• Pulmonary fibrosis/interstitial lung disease

  • NB majority of cases have no cause identified

  • Suggested by: chronic dry cough, occupational exposure or evidence of underlying connective tissue disease. Clubbing, cyanosis, reduced chest expansion, coarse late inspiratory bibasal crackles.

  • Confirmed by: ↓lung volumes and reticular nodular shadowing on CXR. Interstitial shadowing and/or subpleural fibrosis on high resolution CT chest.

  • Finalized by the predictable outcome of management, e.g. home O2 if saturations <93%. Specialist opinion for detailed lung function, lung biopsy, immunosupression, antifibrotics, palliation.

Neuromuscular disease complicated by respiratory failure

  • Suggested by: muscle weakness, orthopnoea, daytime sleepiness and/or early morning headaches (due to nocturnal hypoventilation). Muscle wasting, fasciculation, calf hypertrophy, etc. Abnormal ABG.

  • Confirmed by: clinical presentation and muscle biopsy. Restrictive defect on spirometry + FVC, and fall in FVC by ≥20% on lying flat. Small volume lungs on CXR.

  • Finalized by the predictable outcome of management, e.g. non-invasive ventilation if ABGs show respiratory failure. Follow-up by neurologist and multidisciplinary team.

  • Pulmonary hypertension

  • (1° pulmonary hypertension in 20%; in 80%, 2° to previous pulmonary emboli, vasculitis, chronic lung disease)

  • Suggested by: features of underlying cause. Loud P2. Desaturation in pulse oximetry on walking and low transferring factor.

  • Confirmed by: ↑pulmonary pressures and/or right ventricular dysfunction on echocardiogram.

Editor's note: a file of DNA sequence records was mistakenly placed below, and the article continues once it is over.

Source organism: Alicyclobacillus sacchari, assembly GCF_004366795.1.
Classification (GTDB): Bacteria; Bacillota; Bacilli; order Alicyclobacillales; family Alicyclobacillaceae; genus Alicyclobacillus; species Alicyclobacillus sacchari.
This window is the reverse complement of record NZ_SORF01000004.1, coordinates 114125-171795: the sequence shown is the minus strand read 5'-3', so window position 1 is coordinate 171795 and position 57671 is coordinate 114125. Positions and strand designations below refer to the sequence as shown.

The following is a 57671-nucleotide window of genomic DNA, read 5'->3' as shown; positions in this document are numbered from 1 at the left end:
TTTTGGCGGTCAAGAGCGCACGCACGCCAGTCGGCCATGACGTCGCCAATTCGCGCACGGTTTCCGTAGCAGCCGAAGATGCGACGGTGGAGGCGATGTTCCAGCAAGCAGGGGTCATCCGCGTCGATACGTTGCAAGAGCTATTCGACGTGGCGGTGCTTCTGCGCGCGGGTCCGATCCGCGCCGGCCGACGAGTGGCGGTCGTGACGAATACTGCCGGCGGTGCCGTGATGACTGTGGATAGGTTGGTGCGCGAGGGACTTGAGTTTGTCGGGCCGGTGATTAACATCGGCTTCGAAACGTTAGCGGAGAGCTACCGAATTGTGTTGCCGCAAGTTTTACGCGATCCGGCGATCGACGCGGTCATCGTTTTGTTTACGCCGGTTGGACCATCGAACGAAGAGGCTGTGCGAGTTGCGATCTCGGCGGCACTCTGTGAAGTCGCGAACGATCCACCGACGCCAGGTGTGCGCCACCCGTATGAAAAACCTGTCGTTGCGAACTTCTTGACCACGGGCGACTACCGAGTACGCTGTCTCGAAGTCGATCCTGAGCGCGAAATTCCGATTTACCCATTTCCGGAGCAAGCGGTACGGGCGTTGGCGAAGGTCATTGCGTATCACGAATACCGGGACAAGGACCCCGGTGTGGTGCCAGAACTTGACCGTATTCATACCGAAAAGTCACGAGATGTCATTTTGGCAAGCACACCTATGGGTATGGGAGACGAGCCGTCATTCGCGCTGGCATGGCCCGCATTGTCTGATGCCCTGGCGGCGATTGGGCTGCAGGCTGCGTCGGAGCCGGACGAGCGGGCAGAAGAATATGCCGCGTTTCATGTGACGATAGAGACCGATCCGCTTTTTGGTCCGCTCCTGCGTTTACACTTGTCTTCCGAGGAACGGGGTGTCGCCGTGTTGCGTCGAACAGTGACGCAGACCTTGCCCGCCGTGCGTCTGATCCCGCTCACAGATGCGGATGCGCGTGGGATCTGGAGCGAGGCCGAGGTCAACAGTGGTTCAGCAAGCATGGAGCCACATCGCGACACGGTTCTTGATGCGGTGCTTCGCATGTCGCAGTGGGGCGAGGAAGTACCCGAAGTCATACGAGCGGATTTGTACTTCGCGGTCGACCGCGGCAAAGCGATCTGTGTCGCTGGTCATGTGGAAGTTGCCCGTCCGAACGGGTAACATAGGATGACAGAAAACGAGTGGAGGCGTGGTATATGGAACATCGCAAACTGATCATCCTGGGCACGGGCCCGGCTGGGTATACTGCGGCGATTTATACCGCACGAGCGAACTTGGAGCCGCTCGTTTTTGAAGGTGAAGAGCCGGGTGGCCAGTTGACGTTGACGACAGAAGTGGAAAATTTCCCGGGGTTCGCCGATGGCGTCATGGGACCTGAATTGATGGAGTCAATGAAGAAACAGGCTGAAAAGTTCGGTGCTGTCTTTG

• Finalized by the predictable outcome of management, e.g. treat underlying cause (anticoagulate with heparin and warfarin if severe pulmonary hypertension—even if no proven pulmonary emboli). O2 to maintain saturations >93%. Managed in chest clinic.

Psychogenic

  • Suggested by: no other associated features of pulmonary or cardiac disease. Underlying anxiety (e.g. high Nijmegan score), triggered by stressful situations.

  • Confirmed by: no appearance of organic cause over time

  • Finalized by the predictable outcome of management, e.g. relaxation, control breathing exercises. Explanation and reassurance.

Chronic thrombo-emboli with or without pulmonary hypertension

  • Suggested by: underlying risk factors, borderline hypoxia (e.g. saturations of 92–95%), resting tachycardia. No loud P2.

  • Confirmed by: echocardiogram showing no signs of pulmonary hypertension. CT-PA showing occluded vessels or V/Q scans (showing ventilation/perfusion mismatch (better at detecting peripheral smaller clots below 4th division of pulmonary arteries).

  • Finalized by the predictable outcome of management, e.g. warfarin for at least 3mo, treating risk factors.

Frank haemoptysis (or sputum streaked with blood)

Haemoptysis rarely causes hypovolaemia from blood loss, but if there is hypotension or tachycardia, consider their causes (see Respiratory symptoms and physical signs Blood pressure very low, p.[link]; Respiratory symptoms and physical signs Tachycardia (e.g. pulse rate >120bpm), p.[link]). If tuberculosis (TB) is suspected, patient should be isolated whilst tests are carried out. Initial investigations (other tests in bold below): FBC, U&E, CXR.

Main differential diagnoses and typical outline evidence, etc.

Acute viral or bacterial bronchitis

  • Suggested by: days of fever, mucopurulent sputum, dyspnoea. Typically only streaky haemoptysis and self-limiting.

  • Confirmed by: sputum culture and sensitivities, response to appropriate antibiotics.